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Catholicism, Politics and Society in Twentieth-Century France$
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Kay Chadwick

Print publication date: 2000

Print ISBN-13: 9780853239741

Published to Liverpool Scholarship Online: September 2014

DOI: 10.5949/UPO9781846312779

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Yeast in the dough? Catholic schooling in France, 1981–95

Yeast in the dough? Catholic schooling in France, 1981–95

(p.197) 9 Yeast in the dough? Catholic schooling in France, 1981–95
Catholicism, Politics and Society in Twentieth-Century France

Nicholas Beattie

Liverpool University Press

This chapter examines Catholic education in France between 1981 and 1995, with emphasis on how Catholic schools have evolved in the secular context in order to survive. It considers the financial benefits afforded by the loi Debré of December 1959 in which schools had to comply with certain state requirements concerning curriculum content, educational standards, and pupils' individual freedom of conscience. The chapter also discusses the issue of whether Catholic schools in France exist in order to promote or extend a Catholic presence in French society; whether they are supposed to be the light on the lamp-stand, the salt in the food, the yeast in the dough. In addition, it assesses the existence of the Catholic system in relation to freedom of choice as well as the ‘separateness’ of Catholic schooling. Finally, the chapter shows how the Church accommodated the demands of secularism in the educational context of the Fifth Republic.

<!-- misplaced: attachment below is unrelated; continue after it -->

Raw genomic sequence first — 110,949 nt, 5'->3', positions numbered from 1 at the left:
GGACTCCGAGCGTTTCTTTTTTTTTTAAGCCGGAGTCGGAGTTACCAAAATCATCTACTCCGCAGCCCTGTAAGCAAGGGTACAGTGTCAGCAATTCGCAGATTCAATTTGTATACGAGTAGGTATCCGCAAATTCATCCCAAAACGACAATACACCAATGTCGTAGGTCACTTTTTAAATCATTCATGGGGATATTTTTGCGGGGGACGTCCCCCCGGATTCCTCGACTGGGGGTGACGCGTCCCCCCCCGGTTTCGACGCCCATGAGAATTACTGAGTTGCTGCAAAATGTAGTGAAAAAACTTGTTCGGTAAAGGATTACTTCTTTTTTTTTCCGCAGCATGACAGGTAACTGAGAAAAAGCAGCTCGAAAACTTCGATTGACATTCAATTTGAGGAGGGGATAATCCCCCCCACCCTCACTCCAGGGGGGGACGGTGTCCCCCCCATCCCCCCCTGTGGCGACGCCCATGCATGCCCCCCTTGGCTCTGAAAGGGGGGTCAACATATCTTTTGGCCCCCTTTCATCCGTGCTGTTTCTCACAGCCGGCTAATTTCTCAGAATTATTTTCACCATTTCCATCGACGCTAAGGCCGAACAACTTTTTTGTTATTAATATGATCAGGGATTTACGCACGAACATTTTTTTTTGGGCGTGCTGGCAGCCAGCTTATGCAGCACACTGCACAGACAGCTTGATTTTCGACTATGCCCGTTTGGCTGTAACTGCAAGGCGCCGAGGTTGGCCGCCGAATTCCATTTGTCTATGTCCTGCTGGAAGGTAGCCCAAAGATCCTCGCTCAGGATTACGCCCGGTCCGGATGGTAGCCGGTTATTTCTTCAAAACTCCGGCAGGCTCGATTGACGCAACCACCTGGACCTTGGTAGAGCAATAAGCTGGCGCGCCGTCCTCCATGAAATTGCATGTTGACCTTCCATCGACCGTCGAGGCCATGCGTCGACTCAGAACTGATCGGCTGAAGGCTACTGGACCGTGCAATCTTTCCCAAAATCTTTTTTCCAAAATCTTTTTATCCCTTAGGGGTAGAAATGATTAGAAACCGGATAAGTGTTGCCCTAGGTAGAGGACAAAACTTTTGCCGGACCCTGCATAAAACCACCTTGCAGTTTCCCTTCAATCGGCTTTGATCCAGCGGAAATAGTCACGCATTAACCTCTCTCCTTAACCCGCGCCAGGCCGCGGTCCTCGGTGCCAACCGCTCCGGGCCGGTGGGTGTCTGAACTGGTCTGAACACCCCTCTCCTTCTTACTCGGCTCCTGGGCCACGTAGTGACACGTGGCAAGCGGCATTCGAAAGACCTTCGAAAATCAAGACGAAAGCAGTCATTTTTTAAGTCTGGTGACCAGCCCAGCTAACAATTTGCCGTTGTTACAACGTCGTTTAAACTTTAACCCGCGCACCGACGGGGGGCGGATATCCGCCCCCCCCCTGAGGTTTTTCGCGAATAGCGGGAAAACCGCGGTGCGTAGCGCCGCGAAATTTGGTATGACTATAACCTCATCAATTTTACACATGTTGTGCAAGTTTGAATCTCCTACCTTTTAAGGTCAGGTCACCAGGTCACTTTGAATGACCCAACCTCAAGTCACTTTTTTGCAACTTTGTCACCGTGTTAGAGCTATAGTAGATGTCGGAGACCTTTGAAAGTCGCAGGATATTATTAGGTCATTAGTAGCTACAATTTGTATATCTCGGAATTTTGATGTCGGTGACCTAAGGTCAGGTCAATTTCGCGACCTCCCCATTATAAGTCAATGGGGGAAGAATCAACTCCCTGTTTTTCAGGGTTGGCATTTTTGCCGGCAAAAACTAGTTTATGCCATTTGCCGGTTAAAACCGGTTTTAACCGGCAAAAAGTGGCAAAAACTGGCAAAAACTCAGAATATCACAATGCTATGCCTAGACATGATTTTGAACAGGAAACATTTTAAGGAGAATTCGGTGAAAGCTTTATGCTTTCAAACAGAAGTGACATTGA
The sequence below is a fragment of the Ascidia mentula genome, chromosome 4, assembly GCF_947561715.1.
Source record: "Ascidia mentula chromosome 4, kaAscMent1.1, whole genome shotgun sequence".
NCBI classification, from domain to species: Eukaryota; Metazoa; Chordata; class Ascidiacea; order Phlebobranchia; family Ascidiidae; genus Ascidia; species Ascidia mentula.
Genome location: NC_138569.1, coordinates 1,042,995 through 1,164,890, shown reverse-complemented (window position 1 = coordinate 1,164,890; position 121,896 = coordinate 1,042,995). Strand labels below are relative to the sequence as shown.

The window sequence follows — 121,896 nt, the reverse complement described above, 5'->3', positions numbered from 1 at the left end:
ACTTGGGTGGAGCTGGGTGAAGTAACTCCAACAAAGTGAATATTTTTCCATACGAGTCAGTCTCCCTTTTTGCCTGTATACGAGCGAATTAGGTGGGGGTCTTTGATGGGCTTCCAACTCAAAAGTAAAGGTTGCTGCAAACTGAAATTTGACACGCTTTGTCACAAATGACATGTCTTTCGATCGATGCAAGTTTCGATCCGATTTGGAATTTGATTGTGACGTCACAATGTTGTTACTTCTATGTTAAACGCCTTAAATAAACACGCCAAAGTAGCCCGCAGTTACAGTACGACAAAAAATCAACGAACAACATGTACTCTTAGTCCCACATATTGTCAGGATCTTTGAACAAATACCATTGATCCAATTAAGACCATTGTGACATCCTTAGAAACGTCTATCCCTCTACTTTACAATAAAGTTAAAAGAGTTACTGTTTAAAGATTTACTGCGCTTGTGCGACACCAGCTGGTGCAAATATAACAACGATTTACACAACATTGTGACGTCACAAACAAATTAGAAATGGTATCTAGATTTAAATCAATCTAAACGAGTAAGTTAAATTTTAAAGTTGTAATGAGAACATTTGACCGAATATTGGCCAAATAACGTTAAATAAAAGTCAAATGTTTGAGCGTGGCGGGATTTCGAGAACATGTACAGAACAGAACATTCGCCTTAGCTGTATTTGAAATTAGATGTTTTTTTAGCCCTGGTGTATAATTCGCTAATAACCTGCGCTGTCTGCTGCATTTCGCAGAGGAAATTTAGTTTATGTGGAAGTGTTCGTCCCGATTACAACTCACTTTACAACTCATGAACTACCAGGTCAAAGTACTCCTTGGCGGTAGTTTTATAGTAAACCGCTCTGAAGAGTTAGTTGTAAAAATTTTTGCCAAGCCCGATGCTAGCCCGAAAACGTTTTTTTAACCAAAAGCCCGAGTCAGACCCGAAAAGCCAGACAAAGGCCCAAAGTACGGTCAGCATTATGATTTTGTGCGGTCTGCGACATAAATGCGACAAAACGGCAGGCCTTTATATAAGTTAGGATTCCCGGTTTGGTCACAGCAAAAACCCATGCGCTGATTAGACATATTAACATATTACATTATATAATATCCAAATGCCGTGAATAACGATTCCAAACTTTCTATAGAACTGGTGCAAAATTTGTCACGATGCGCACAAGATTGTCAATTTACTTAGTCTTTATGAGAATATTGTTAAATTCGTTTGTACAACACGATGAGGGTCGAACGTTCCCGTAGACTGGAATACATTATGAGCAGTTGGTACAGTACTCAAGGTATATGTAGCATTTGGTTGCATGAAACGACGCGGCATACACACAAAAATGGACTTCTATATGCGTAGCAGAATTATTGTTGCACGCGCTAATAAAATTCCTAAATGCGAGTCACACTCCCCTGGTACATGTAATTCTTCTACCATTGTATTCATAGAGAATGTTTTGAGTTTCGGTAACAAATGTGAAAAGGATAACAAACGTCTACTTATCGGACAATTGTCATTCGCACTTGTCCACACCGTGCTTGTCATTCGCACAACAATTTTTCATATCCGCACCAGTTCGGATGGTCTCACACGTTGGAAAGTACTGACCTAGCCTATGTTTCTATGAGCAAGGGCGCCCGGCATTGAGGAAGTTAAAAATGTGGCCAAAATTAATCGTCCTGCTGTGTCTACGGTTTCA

Keywords:   secularism, Catholic education, France, Catholic schools, loi Debré, freedom of choice, Fifth Republic

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